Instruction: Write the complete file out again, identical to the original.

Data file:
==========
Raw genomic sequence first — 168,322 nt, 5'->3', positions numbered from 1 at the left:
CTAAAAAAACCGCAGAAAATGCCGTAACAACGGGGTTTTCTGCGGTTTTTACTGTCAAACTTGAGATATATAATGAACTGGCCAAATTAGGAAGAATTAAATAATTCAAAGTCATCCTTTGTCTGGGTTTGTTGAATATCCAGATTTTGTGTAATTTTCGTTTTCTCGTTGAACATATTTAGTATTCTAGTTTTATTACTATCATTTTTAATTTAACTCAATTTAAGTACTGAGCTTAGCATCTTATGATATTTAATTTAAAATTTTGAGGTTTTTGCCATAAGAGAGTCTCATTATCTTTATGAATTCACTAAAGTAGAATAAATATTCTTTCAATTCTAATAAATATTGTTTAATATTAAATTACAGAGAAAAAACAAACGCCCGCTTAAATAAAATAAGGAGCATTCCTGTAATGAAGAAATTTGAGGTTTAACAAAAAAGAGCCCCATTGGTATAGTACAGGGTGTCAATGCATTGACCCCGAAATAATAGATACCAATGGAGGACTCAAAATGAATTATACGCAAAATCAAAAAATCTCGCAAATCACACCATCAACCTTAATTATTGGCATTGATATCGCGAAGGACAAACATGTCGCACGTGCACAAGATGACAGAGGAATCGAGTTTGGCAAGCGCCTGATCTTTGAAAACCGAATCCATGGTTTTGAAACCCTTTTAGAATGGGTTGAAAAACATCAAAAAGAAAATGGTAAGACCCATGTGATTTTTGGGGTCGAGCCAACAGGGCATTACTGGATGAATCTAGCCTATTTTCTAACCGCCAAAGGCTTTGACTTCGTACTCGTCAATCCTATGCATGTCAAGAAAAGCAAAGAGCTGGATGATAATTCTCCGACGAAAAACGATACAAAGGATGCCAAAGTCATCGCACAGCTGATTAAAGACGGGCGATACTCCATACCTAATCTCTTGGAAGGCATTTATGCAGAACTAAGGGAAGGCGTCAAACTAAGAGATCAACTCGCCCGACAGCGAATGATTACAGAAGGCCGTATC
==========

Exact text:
Raw genomic sequence first — 168,322 nt, 5'->3', positions numbered from 1 at the left:
CTAAAAAAACCGCAGAAAATGCCGTAACAACGGGGTTTTCTGCGGTTTTTACTGTCAAACTTGAGATATATAATGAACTGGCCAAATTAGGAAGAATTAAATAATTCAAAGTCATCCTTTGTCTGGGTTTGTTGAATATCCAGATTTTGTGTAATTTTCGTTTTCTCGTTGAACATATTTAGTATTCTAGTTTTATTACTATCATTTTTAATTTAACTCAATTTAAGTACTGAGCTTAGCATCTTATGATATTTAATTTAAAATTTTGAGGTTTTTGCCATAAGAGAGTCTCATTATCTTTATGAATTCACTAAAGTAGAATAAATATTCTTTCAATTCTAATAAATATTGTTTAATATTAAATTACAGAGAAAAAACAAACGCCCGCTTAAATAAAATAAGGAGCATTCCTGTAATGAAGAAATTTGAGGTTTAACAAAAAAGAGCCCCATTGGTATAGTACAGGGTGTCAATGCATTGACCCCGAAATAATAGATACCAATGGAGGACTCAAAATGAATTATACGCAAAATCAAAAAATCTCGCAAATCACACCATCAACCTTAATTATTGGCATTGATATCGCGAAGGACAAACATGTCGCACGTGCACAAGATGACAGAGGAATCGAGTTTGGCAAGCGCCTGATCTTTGAAAACCGAATCCATGGTTTTGAAACCCTTTTAGAATGGGTTGAAAAACATCAAAAAGAAAATGGTAAGACCCATGTGATTTTTGGGGTCGAGCCAACAGGGCATTACTGGATGAATCTAGCCTATTTTCTAACCGCCAAAGGCTTTGACTTCGTACTCGTCAATCCTATGCATGTCAAGAAAAGCAAAGAGCTGGATGATAATTCTCCGACGAAAAACGATACAAAGGATGCCAAAGTCATCGCACAGCTGATTAAAGACGGGCGATACTCCATACCTAATCTCTTGGAAGGCATTTATGCAGAACTAAGGGAAGGCGTCAAACTAAGAGATCAACTCGCCCGACAGCGAATGATTACAGAAGGCCGTATC